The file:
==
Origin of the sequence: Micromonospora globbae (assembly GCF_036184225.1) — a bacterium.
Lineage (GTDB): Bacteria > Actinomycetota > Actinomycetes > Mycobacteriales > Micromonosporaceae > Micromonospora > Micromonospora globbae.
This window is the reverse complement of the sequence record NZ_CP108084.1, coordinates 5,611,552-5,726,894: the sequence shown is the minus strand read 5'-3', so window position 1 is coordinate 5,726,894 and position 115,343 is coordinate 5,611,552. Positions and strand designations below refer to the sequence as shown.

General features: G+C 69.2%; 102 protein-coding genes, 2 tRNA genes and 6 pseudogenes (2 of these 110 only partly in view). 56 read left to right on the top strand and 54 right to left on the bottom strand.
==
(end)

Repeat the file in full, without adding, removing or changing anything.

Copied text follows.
Origin of the sequence: Micromonospora globbae (assembly GCF_036184225.1) — a bacterium.
Lineage (GTDB): Bacteria > Actinomycetota > Actinomycetes > Mycobacteriales > Micromonosporaceae > Micromonospora > Micromonospora globbae.
This window is the reverse complement of the sequence record NZ_CP108084.1, coordinates 5,611,552-5,726,894: the sequence shown is the minus strand read 5'-3', so window position 1 is coordinate 5,726,894 and position 115,343 is coordinate 5,611,552. Positions and strand designations below refer to the sequence as shown.

General features: G+C 69.2%; 102 protein-coding genes, 2 tRNA genes and 6 pseudogenes (2 of these 110 only partly in view). 56 read left to right on the top strand and 54 right to left on the bottom strand.